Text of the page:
Does the smoke alarm have to be to a particular Australian Standard?

All smoke alarms that are required to be installed or replaced by the legislation must be a photoelectric type smoke alarm that complies with Australian Standard 3786–2014.

How do I know if a smoke alarm meets Australian Standard 3786–2014?

Australian Standard 3786–2014 requires the smoke alarm to have on the body of the smoke alarm the words "AS3786–2014".

These words may not appear on the packaging. Check the packaging has the Australian Standard symbols on it and if in doubt ask the person selling the product if the smoke alarm complies with the 2014 standard. 

Does the domestic smoke alarm legislation apply to a motel?

The new domestic smoke alarm legislation only applies to domestic dwellings (e.g. houses, townhouses, apartments, units).  It does not apply to motel buildings.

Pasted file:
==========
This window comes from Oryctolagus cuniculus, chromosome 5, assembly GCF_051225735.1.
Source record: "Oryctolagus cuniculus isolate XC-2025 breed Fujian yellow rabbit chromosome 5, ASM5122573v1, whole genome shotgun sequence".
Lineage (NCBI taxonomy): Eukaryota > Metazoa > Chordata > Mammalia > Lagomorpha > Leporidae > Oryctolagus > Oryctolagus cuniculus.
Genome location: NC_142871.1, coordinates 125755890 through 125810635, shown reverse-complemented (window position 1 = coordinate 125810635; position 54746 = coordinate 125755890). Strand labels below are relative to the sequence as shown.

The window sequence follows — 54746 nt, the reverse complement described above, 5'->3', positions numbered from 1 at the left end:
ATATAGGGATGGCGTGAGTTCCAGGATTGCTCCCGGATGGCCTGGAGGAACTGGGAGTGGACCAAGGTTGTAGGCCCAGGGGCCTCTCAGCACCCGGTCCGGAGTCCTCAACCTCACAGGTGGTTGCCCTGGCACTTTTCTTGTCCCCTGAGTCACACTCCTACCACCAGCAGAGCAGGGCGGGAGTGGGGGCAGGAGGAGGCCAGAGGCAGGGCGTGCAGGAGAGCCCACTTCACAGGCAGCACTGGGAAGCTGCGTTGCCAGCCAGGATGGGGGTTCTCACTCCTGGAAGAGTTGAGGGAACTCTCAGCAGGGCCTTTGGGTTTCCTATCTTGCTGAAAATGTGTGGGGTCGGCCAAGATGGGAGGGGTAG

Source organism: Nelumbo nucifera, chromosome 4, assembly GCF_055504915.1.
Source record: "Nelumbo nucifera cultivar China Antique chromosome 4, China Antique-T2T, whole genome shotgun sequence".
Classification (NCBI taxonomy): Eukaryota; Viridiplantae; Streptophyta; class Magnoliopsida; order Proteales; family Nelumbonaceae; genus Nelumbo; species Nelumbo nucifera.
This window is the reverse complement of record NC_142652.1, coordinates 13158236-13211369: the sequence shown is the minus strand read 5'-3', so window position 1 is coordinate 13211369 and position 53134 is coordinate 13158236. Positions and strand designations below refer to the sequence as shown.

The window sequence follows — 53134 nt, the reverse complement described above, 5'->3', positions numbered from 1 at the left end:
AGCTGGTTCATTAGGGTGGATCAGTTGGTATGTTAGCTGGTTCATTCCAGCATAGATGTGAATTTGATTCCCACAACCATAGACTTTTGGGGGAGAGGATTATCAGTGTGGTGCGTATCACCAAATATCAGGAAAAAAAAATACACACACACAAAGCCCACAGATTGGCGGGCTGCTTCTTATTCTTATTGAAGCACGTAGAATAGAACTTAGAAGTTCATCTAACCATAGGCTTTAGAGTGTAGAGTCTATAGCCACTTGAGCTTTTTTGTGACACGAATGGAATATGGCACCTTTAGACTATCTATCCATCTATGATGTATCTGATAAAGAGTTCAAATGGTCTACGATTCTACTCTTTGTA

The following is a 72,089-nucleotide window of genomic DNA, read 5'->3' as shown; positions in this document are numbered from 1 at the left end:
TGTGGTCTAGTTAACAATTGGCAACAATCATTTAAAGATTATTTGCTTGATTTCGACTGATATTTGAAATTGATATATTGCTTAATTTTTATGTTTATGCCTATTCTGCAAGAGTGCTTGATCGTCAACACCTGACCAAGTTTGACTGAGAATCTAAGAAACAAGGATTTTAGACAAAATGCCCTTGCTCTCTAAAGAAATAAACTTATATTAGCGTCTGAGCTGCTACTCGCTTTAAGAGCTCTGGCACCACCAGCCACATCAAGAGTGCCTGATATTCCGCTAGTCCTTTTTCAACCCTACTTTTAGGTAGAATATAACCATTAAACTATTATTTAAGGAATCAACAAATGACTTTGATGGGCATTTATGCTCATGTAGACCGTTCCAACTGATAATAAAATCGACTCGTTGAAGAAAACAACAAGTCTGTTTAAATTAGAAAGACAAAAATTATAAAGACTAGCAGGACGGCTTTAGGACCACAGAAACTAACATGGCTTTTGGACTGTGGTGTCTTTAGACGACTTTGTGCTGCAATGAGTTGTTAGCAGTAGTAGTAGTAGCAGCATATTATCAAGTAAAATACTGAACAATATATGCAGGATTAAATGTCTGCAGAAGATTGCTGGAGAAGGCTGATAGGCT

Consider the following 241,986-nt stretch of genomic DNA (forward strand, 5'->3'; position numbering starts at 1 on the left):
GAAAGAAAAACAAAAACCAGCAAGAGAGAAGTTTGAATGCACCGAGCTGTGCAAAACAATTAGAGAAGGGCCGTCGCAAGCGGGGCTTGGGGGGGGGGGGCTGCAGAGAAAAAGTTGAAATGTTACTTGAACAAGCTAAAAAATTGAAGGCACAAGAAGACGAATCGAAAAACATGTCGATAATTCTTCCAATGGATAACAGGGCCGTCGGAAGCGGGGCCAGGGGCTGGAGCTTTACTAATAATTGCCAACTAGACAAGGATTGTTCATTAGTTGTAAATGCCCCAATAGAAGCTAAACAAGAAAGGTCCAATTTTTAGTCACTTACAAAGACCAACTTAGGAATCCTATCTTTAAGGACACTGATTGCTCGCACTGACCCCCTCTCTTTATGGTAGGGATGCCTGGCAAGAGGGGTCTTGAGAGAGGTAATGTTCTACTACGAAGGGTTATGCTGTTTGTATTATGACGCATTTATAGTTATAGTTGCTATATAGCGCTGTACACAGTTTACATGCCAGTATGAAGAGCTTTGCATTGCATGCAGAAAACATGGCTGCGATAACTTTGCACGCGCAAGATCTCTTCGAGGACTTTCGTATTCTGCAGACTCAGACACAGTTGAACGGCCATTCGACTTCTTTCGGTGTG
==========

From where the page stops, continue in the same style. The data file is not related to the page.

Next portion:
The requirement of any building to have fire safety installations installed (such as electronically monitored smoke detectors) is determined by a building certifier before construction of the building based on the requirements of the Building Code of Australia (BCA), the size and type of building and the year it was constructed.  Through the years, as technology develops, the installations required by the BCA will change.

The BCA requirements however are not retrospective and a building only has to comply with the requirements at the time of construction.  This is why a newer motel building will have different fire safety installations than an older one.  To ascertain the requirements for a particular building the original building papers (plans, approvals, etc.) must be referenced.  If they are not available a building certifier would need to be engaged to make a determination based on the age, size, classification etc. of the building.